by Dan Strempel
October 26, 2017
Repeal and replace fell flat and the bipartisan deal on health insurance reform seems unlikely — cracks in the Affordable Care Act have turned to fissures that threaten to swallow one fifth of the U.S. economy.
The Affordable Care Act is of particular importance to the U.S. medical publishing market — the business’ largest piece. A great deal of political attention focuses on this wedge issue between Democrats and Republicans, whose unreconciled differences have real world implications on employers and patients, as well as for the purposes of the medical market on doctors and hospitals.
Simba Information’s latest professional market report Global Medical Publishing 2017-2021 found that medical publishing sales fell 1.6% to $9.9 billion in 2016.
Medical publishing has many revenue channels. In 2016, academic Institutions faced budget pressure which made their subscription renewals to medical publishing difficult. Corporate customers and advertisers also cut back their spending after the recession. Globally, the medical publishing market has been flat since 2010. Books and pharmaceutical journal advertising are on the decline.
Advertising, article reprints and supplement sponsorship — particularly from the pharmaceutical industry — deliver substantial revenue for the medical publishing market. Individuals continue to be important consumers of books and journals, while hospitals, corporations, and libraries are important online content and abstracting and indexing (A&I) services consumers.
Medical insurance markets’ instability will directly impact hospitals and doctors who must care for patients, regardless of their insurance status or ability to pay.
Whether Obamacare is repealed, amended or left to falter, there will be fallout and a likely chilling effect on the spending decisions that drive medical publishing.
Simba estimates that hospital sales, individual sales and advertising sales — channels which the ACA will most likely impact — make up approximately half of the medical publishing market. North America, on the strength of the U.S. market, is the leading geographic region, owning about 45% of the total medical publishing market.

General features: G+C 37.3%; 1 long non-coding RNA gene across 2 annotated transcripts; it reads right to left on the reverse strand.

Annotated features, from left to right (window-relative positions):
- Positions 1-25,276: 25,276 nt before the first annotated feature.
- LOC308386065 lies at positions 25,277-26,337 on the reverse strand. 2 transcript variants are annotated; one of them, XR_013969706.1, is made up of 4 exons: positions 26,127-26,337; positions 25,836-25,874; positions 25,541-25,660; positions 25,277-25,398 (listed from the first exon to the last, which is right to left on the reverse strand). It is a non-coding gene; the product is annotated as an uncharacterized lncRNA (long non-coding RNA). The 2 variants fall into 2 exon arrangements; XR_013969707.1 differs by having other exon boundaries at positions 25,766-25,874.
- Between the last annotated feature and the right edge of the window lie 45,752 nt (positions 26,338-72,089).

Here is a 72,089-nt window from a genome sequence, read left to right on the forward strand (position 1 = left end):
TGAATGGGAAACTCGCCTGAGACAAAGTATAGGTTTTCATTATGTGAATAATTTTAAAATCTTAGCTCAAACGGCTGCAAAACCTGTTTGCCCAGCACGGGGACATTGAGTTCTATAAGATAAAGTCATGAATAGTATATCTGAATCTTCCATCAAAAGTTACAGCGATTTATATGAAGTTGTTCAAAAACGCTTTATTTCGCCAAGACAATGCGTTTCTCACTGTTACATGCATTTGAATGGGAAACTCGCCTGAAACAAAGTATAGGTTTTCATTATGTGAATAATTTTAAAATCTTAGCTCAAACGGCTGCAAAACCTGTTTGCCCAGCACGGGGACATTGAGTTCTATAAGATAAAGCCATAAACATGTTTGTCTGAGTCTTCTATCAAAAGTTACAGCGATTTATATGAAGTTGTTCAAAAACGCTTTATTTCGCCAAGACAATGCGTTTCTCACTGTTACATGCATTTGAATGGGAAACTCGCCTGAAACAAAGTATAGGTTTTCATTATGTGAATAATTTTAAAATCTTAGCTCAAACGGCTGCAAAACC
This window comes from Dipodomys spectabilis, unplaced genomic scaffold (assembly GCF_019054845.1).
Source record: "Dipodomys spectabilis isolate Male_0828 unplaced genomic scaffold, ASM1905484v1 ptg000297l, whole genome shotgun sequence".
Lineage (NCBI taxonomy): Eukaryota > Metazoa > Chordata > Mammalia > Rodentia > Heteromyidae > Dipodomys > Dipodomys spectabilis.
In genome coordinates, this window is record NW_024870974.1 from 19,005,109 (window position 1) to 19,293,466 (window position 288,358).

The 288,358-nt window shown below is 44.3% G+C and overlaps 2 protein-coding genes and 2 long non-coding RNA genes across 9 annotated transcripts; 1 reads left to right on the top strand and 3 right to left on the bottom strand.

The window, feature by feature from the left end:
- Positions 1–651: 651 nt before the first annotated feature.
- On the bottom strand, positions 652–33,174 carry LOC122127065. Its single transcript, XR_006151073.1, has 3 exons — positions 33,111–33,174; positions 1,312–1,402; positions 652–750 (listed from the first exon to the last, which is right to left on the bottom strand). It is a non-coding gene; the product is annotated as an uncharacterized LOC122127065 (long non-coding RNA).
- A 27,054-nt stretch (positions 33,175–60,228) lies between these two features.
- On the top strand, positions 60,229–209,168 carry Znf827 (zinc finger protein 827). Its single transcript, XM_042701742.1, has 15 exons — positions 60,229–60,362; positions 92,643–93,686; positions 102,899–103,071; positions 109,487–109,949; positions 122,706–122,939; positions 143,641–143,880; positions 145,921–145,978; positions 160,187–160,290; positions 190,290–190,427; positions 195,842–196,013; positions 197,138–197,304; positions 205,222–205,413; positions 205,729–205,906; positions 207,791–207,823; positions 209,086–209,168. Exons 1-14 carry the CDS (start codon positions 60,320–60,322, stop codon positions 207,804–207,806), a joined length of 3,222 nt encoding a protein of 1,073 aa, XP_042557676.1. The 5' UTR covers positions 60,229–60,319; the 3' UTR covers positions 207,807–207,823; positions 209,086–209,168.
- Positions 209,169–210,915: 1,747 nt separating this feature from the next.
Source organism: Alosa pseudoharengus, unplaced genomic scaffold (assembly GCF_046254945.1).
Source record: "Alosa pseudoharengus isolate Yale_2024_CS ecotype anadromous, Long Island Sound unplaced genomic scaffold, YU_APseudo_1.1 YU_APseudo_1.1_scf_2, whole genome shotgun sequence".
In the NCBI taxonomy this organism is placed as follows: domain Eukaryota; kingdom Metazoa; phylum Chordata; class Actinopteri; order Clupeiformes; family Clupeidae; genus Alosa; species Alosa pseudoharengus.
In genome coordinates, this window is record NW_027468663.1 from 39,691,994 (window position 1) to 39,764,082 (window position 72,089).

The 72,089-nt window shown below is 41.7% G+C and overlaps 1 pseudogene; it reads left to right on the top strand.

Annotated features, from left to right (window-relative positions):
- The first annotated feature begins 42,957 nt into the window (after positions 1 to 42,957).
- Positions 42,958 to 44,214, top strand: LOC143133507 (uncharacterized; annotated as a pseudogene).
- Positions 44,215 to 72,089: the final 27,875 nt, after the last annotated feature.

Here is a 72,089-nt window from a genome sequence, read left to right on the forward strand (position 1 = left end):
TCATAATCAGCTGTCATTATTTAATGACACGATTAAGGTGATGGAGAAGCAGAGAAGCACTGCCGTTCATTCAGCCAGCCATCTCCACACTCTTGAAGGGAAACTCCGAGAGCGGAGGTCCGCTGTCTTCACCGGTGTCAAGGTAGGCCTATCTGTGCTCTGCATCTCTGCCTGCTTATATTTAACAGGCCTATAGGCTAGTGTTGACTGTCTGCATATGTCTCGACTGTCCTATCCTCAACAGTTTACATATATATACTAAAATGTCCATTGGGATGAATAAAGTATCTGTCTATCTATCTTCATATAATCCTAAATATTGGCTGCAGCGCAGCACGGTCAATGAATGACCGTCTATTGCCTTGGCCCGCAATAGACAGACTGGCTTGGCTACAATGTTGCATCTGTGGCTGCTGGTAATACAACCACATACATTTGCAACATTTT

The current crisis centers on the fact that insurance options in many rural areas are simply going away. Unable to make a profit, insurance companies have pulled out of many regions, while premiums have doubled elsewhere. Blue Cross and Blue Shield of Illinois, the largest carrier in the state, reported spending $1.32 buying care and providing services for customers for every $1 it collected.
Repealing Obamacare would exacerbate this trend and roll back Medicare expansion; replacing Obamacare could lead in any number of directions.
This year, consumers likely face staggering price hikes for individual insurance policies. Some types of plans could cost an average of 43% to 55% percent more as major carriers, such as UnitedHealthcare and Aetna, fled this market.
In the end, health care is about supply and demand. Insurers were mandated to provide expensive, comprehensive policies. The Affordable Care Act wasn't flexible enough so that people could buy as much coverage as they wanted and could afford. Combined with the fact that the tax penalty ($695 per adult) was much less than the cost of the plans, it was difficult to attract the number younger healthy people needed offset the cost of insuring the sick.
Further, people who were forced to buy expensive coverage made sure they got their money’s worth. They sought health care in greater numbers. However, the supply of doctors, clinics and hospitals did not grow, causing an increase in costs of care, and thus insurance costs.
Obamacare's rules prevent insurers from adjusting to these circumstances. They can't exclude people for pre-existing conditions, and they can't charge older customers more than three times as much as the young.
Objectively, the nation’s best solution is probably to keep Obamacare’s framework intact, but amend it to address the contradictions and miscalculations that are causing private insurance markets to collapse.
Amending the Affordable Care Act requires a mea culpa on behalf of both political parties, which is not forthcoming. Republicans would have to acknowledge that Obamacare is too tangled to repeal or replace. Democrats would have to admit that the law should not have been pushed through on a strictly partisan vote before its mechanisms could be brought in line with the basic laws of economics. Without that, Republicans will still point to the failings of a law Democrats own by themselves, while Democrats will still paint Republican as those taking health care away from kids and families — no compromise will be possible.
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